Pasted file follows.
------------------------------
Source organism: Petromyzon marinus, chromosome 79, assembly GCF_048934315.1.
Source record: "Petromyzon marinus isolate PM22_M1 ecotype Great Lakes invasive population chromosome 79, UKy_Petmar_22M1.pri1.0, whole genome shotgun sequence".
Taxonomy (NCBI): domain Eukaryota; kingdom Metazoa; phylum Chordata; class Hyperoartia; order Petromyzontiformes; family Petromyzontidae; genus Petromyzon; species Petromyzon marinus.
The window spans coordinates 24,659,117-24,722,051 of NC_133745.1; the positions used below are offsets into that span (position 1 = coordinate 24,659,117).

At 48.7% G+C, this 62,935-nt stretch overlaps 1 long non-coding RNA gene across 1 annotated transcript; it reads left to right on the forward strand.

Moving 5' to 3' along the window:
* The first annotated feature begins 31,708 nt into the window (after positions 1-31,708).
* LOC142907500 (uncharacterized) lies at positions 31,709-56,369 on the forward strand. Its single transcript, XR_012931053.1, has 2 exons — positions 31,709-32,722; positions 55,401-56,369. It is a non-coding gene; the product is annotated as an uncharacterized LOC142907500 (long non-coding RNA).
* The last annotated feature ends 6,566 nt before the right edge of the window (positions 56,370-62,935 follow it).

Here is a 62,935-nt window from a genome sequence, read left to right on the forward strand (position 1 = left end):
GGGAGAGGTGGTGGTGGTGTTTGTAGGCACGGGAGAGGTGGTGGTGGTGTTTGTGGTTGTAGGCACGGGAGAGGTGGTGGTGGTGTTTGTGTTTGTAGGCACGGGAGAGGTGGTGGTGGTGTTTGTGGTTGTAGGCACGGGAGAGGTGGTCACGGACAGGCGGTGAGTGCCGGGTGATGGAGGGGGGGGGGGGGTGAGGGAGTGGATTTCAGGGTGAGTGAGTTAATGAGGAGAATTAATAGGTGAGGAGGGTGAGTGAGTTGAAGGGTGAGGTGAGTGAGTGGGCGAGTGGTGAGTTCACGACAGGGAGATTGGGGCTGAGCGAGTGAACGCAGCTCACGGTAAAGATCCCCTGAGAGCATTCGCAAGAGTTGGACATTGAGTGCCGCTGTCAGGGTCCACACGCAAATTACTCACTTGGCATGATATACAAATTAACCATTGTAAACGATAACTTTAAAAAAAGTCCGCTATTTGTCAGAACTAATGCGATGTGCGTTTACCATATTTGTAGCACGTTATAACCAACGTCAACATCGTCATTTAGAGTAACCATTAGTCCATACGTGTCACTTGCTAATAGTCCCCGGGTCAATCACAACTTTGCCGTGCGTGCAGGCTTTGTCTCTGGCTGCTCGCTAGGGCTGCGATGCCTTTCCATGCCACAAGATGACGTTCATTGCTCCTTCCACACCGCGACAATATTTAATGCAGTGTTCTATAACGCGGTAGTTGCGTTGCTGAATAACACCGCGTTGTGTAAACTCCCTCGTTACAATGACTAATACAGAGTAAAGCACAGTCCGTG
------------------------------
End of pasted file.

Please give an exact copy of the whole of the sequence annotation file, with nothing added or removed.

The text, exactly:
Source organism: Petromyzon marinus, chromosome 79, assembly GCF_048934315.1.
Source record: "Petromyzon marinus isolate PM22_M1 ecotype Great Lakes invasive population chromosome 79, UKy_Petmar_22M1.pri1.0, whole genome shotgun sequence".
Taxonomy (NCBI): domain Eukaryota; kingdom Metazoa; phylum Chordata; class Hyperoartia; order Petromyzontiformes; family Petromyzontidae; genus Petromyzon; species Petromyzon marinus.
The window spans coordinates 24,659,117-24,722,051 of NC_133745.1; the positions used below are offsets into that span (position 1 = coordinate 24,659,117).

At 48.7% G+C, this 62,935-nt stretch overlaps 1 long non-coding RNA gene across 1 annotated transcript; it reads left to right on the forward strand.

Moving 5' to 3' along the window:
* The first annotated feature begins 31,708 nt into the window (after positions 1-31,708).
* LOC142907500 (uncharacterized) lies at positions 31,709-56,369 on the forward strand. Its single transcript, XR_012931053.1, has 2 exons — positions 31,709-32,722; positions 55,401-56,369. It is a non-coding gene; the product is annotated as an uncharacterized LOC142907500 (long non-coding RNA).
* The last annotated feature ends 6,566 nt before the right edge of the window (positions 56,370-62,935 follow it).

Here is a 62,935-nt window from a genome sequence, read left to right on the forward strand (position 1 = left end):
GGGAGAGGTGGTGGTGGTGTTTGTAGGCACGGGAGAGGTGGTGGTGGTGTTTGTGGTTGTAGGCACGGGAGAGGTGGTGGTGGTGTTTGTGTTTGTAGGCACGGGAGAGGTGGTGGTGGTGTTTGTGGTTGTAGGCACGGGAGAGGTGGTCACGGACAGGCGGTGAGTGCCGGGTGATGGAGGGGGGGGGGGGGTGAGGGAGTGGATTTCAGGGTGAGTGAGTTAATGAGGAGAATTAATAGGTGAGGAGGGTGAGTGAGTTGAAGGGTGAGGTGAGTGAGTGGGCGAGTGGTGAGTTCACGACAGGGAGATTGGGGCTGAGCGAGTGAACGCAGCTCACGGTAAAGATCCCCTGAGAGCATTCGCAAGAGTTGGACATTGAGTGCCGCTGTCAGGGTCCACACGCAAATTACTCACTTGGCATGATATACAAATTAACCATTGTAAACGATAACTTTAAAAAAAGTCCGCTATTTGTCAGAACTAATGCGATGTGCGTTTACCATATTTGTAGCACGTTATAACCAACGTCAACATCGTCATTTAGAGTAACCATTAGTCCATACGTGTCACTTGCTAATAGTCCCCGGGTCAATCACAACTTTGCCGTGCGTGCAGGCTTTGTCTCTGGCTGCTCGCTAGGGCTGCGATGCCTTTCCATGCCACAAGATGACGTTCATTGCTCCTTCCACACCGCGACAATATTTAATGCAGTGTTCTATAACGCGGTAGTTGCGTTGCTGAATAACACCGCGTTGTGTAAACTCCCTCGTTACAATGACTAATACAGAGTAAAGCACAGTCCGTG